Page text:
Exoskeleton controllers using artificial intelligence and on-line optimization to adapt to both user and environment may facilitate the transition to ‘real-world’ functionality. Researchers are also developing smart controllers that constantly update exoskeleton characteristics to optimize user walking and running economy. This is exemplified by Zhang and colleagues, who developed a controller that rapidly estimates metabolic profiles and adjusts ankle exoskeleton torque profiles to optimize human walking and running economy.


Experts foresee smart controllers enabling exoskeletons to move beyond conventional fixed assistance parameters, and steering user physiology in-a-closed-loop with the device to maintain optimal exoskeleton assistance across conditions. Scientists have made exciting advances using machine learning and artificial intelligence techniques to fuse information from both sensors on the user and device to better merge the user and exoskeleton. These strategies have the potential to enable exoskeletons to discern user locomotion states (such as running, walking, descending ramps, and ascending stairs) and alter device parameters to meet the respective task demands.


AI-powered bionic hand promises lifelike dexterity

Roughly 2 million Americans live with the loss of a limb, half a million of which are without upper limbs. Those seeking artificial hands have faced a landscape of static options offering limited functionality for years. Meanwhile, many of the robotic limbs that have cropped up either have physical buttons or require shaking to activate. They provide a limited number of finger motions, allowing wearers to switch between predetermined gestures.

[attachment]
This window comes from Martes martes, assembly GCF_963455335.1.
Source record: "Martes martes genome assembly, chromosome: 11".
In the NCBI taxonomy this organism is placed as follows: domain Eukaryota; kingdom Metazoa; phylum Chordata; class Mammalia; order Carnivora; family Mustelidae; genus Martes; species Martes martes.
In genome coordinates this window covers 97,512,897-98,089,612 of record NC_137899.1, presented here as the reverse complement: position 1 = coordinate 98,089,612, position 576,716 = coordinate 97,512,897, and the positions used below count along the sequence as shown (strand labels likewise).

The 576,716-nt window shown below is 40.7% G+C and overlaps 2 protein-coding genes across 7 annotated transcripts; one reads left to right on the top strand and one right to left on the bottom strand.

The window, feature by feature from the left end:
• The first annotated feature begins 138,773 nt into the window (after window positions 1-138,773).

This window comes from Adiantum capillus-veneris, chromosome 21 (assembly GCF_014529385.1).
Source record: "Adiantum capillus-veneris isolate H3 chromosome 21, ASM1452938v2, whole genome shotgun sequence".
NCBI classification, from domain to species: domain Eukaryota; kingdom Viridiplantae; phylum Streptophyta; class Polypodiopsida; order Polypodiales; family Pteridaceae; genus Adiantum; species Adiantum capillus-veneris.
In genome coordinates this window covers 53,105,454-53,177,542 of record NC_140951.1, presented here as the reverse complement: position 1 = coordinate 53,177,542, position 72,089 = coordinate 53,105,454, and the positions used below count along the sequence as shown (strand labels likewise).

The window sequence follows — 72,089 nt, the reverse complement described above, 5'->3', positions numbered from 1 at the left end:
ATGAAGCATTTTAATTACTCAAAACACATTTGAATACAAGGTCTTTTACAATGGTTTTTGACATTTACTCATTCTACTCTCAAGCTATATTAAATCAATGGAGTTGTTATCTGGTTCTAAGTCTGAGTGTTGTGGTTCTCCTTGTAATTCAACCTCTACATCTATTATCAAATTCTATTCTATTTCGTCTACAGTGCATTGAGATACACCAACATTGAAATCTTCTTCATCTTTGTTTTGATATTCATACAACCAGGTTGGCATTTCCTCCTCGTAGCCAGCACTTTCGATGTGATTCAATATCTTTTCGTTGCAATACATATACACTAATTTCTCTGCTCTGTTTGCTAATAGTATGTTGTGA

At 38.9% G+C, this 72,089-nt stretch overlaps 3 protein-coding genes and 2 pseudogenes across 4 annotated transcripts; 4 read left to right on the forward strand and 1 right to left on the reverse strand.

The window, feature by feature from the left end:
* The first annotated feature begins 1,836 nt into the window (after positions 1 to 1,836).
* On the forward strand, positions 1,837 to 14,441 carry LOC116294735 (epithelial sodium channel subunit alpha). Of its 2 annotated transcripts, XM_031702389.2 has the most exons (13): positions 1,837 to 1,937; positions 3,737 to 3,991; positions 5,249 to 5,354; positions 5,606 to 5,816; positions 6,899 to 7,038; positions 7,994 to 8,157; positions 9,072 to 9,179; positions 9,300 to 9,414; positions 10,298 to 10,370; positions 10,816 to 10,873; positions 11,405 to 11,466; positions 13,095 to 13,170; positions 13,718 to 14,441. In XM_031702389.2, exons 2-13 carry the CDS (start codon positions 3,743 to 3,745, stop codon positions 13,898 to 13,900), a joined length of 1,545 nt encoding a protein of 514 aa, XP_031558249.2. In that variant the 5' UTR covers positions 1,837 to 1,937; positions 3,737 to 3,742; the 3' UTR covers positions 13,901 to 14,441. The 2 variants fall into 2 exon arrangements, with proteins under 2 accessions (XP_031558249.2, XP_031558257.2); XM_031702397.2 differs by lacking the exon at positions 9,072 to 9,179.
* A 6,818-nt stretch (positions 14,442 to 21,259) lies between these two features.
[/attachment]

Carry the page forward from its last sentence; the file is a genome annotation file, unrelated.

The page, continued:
Engineers at BrainRobotics have created a next-generation prosthetic that’s meant to be more mobile and affordable than other robotic limbs used today. It’s a hand powered by artificial intelligence that gives amputees precise control over each finger, enabling them to perform numerous gestures and grips. The BrainRobotics hand prosthesis connects to a smartphone app via Bluetooth, maintains a charge throughout the day and can be programmed within a few minutes, the company says.


The hand is made using aviation-level aluminum and plastic. To set it up, amputees are instructed to “think” about moving individual fingers and making hand gestures while the prosthetic is attached. Meanwhile, the device measures and remembers what each signal looks like. It’s ready to operate within 15 minutes, the company says. After training, the robotic hand will respond to each of the muscle triggers it picked up during the exercise. So in practice, it can intuitively perform the users’ intended motions and gestures and become more lifelike over time.


In Dec 2020 the hand  was  undergoing FDA testing, and  the company is testing the technology with the people it is intended to help.